Boots

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Postby Steven Johnson » Apr 1, 2007 1:12 pm

ooohfishy wrote:I have these:
Asolo Stynger GTX
I love using these for hiking and backpacking...
Wondering if I can get by with this on my first (few?) caving experience(s)? Gore-Tex lining and I've climbed around big boulders (excellent) grip in Joshua Tree in these... BUT these rocks were dry...


I've been using Asolo FSN 95's for a few years now and have been really happy with them:

Image

Probably not sturdy enough for backpacking, but for hiking and caving they are a good match. I'll probably get another pair when these wear out, rather than experiment on something else.

Of course, I have a super-narrow foot (size 12) so it's hard for me to find boots that fit well... when I do I tend to stick with 'em. Anyone else have narrow-foot suggestions?
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Postby pighunter » Apr 15, 2007 3:33 pm

If you like knee high boots, try xtratuf boots http://www.xtratufboots.com. If you've spent any time in Alaska, you probably recognize these. If you caved with Alaskans, you more than likely have caved with people wearing xtratuf boots. They are worn for everything outdoors by everyone there, including caving. Honestly, they are great for caving. They are made out of neoprene/rubber that stays flexible but fits snug. The soles grip like glue on most all surfaces.

A whole state couldn't be wrong! Could they?
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Postby driggs » Apr 15, 2007 9:40 pm

pighunter wrote:If you like knee high boots, try xtratuf boots http://www.xtratufboots.com. If you've spent any time in Alaska, you probably recognize these. If you caved with Alaskans, you more than likely have caved with people wearing xtratuf boots. They are worn for everything outdoors by everyone there, including caving. Honestly, they are great for caving. They are made out of neoprene/rubber that stays flexible but fits snug. The soles grip like glue on most all surfaces.


Do you have a photo of the treads? There's no "lugs" visible from the photos on their website.
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Postby Scott McCrea » Apr 16, 2007 7:28 am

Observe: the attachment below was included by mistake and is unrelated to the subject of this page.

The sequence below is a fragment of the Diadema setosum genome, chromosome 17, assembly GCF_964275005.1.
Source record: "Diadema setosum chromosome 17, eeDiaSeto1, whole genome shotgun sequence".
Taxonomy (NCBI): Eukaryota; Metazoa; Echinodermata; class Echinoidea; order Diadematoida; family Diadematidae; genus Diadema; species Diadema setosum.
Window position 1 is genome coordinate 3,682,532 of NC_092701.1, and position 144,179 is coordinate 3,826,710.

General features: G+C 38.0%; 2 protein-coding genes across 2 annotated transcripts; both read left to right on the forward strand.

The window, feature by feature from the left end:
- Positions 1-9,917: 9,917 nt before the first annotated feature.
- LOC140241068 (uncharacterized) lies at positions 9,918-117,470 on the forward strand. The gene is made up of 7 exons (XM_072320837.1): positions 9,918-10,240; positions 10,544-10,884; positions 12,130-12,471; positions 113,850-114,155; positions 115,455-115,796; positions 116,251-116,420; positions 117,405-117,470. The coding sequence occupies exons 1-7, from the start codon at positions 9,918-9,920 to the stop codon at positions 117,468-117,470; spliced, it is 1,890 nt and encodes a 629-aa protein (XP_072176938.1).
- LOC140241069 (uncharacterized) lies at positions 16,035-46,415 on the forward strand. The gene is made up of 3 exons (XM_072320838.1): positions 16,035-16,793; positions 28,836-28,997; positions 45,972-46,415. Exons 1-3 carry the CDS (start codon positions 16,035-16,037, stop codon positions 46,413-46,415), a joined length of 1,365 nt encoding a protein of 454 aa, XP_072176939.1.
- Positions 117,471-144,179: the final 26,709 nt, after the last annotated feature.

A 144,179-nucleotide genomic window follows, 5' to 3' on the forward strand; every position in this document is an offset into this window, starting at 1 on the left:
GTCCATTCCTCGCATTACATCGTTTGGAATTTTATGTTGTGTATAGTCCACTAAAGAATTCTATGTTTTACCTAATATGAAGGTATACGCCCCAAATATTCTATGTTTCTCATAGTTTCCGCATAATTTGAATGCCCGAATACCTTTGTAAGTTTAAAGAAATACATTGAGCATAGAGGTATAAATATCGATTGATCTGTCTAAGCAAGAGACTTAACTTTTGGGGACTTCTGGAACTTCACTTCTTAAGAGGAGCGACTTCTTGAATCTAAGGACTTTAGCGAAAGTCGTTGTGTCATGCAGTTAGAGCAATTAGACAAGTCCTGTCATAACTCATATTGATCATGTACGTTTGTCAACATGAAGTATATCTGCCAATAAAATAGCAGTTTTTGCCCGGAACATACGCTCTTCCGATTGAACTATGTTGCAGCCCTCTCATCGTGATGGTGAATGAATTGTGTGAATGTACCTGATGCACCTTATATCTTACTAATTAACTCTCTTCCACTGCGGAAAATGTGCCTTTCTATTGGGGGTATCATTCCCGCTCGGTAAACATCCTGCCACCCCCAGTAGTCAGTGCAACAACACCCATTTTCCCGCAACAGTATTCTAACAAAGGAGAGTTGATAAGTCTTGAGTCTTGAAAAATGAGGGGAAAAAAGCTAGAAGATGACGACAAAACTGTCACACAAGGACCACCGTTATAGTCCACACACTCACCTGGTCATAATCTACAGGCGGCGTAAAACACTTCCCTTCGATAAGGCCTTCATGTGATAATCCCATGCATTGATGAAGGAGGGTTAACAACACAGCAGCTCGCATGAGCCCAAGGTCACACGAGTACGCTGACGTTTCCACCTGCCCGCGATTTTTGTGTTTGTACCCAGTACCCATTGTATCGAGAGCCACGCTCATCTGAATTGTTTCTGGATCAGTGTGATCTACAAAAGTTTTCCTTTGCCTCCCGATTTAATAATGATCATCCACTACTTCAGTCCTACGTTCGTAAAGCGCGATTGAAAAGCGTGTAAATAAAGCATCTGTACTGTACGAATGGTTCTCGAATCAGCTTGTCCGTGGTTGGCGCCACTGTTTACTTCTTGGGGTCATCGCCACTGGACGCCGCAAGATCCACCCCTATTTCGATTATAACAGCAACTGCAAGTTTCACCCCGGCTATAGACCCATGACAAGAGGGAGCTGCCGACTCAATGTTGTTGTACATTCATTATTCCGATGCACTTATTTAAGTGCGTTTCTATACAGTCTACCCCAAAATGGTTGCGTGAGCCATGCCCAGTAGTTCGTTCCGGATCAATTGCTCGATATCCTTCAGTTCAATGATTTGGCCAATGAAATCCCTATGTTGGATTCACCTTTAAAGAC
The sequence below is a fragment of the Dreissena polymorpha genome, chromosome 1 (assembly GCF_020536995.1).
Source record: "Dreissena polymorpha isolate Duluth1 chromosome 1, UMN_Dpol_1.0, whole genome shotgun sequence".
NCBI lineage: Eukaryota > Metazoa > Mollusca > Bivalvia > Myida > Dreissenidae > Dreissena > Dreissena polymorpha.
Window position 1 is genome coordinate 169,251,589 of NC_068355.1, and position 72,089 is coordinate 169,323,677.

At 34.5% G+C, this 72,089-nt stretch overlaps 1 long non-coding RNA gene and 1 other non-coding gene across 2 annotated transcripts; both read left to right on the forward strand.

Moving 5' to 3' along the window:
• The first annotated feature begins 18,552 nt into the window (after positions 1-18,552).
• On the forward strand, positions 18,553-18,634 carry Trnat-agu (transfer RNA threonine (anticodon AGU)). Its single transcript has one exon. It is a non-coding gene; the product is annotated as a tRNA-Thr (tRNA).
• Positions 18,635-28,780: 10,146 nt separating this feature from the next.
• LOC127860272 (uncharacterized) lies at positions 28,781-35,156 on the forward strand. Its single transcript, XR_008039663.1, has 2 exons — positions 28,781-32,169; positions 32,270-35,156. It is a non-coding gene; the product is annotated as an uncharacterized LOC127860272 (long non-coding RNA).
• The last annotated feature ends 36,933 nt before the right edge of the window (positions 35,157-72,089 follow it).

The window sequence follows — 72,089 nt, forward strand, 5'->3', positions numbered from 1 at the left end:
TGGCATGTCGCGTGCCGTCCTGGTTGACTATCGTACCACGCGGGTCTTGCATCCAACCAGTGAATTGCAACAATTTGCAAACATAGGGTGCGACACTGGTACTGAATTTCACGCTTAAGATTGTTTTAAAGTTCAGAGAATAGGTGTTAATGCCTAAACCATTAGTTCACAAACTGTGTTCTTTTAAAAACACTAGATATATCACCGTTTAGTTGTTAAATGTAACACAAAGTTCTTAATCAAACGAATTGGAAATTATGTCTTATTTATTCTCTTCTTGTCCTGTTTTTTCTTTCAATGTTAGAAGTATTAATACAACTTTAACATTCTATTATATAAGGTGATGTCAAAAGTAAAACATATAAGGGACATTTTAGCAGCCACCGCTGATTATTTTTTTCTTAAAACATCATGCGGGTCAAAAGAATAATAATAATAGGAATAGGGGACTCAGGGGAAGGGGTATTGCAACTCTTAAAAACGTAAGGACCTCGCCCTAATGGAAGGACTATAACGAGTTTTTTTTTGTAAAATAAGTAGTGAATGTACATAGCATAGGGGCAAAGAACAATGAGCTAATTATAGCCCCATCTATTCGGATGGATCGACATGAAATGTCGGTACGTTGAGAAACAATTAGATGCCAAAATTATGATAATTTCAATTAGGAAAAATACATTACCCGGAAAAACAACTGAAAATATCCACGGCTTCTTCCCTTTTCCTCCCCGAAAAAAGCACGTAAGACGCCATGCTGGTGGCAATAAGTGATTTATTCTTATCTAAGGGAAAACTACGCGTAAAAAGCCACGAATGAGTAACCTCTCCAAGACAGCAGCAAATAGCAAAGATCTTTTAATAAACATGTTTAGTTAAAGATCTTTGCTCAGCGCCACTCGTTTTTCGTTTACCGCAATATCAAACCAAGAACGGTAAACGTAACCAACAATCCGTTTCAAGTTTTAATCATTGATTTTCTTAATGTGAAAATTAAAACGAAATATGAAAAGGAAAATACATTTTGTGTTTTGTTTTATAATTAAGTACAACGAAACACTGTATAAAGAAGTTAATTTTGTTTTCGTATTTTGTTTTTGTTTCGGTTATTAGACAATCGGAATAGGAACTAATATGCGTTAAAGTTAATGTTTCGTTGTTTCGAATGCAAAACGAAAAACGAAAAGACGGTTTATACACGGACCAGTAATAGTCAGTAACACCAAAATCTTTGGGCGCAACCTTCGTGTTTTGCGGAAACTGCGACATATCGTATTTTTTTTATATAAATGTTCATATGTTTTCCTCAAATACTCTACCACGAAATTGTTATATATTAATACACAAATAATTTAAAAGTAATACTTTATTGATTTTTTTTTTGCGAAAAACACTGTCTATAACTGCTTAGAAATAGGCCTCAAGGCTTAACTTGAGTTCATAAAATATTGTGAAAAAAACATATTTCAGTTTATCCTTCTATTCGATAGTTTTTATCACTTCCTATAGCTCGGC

What a coincidence! On Saturday, I caved with a guy that was using Xtratuf boots. He got them while caving in Alaska. He said everyone there uses them. He's used them for a couple years now and is happy with their performance.
Image

Just from looking at them, I was not impressed. The tread is slightly deeper than a basketball shoe. The sole is soft, offering little protection from sharp rocks. To me, they look like great deck boots, but I rarely see decks in caves. But, I have not walked a mile (or even a inch) in these boots, so what do I know?

BTW, the Xtratuf boots are from the same company that make Muck Boots, which I wear.
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Postby pighunter » Apr 16, 2007 7:48 am

Scott,

I too would think the same but I've spent a lot of time In AK and it is a remarkable boot. Downfall would be that I don't like them for a lot of verticle work/pit drops. But then why use them anyway. As long as I can buy them, I'll always have a pair. As for footing, again, they grip like glue. I've never had a pair of knee high boots that were any better in any respect above or below ground. They work a lot better than they look. I do prefer a heavy hiking boot over anything but if it calls for knee highs, that's the boot I'll chose.

Scott, if you’re ever over by the Smokies again and you can fit a pair of 10; you can try a pair of mine and see what you think.
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Postby mntnacvr » Apr 16, 2007 11:43 am

I use those Asolo's, and my previous pair were the Asolo GTX-both are great all-around boots. my last pair lasted a year and a half. They are the only shoes I own, other than a pair of dress shoes(never really worn) I wear them everyday, at work, hiking, caving, in the snow. The soles are VERY sticky, and they "breath" extreamly well.
Cave on!
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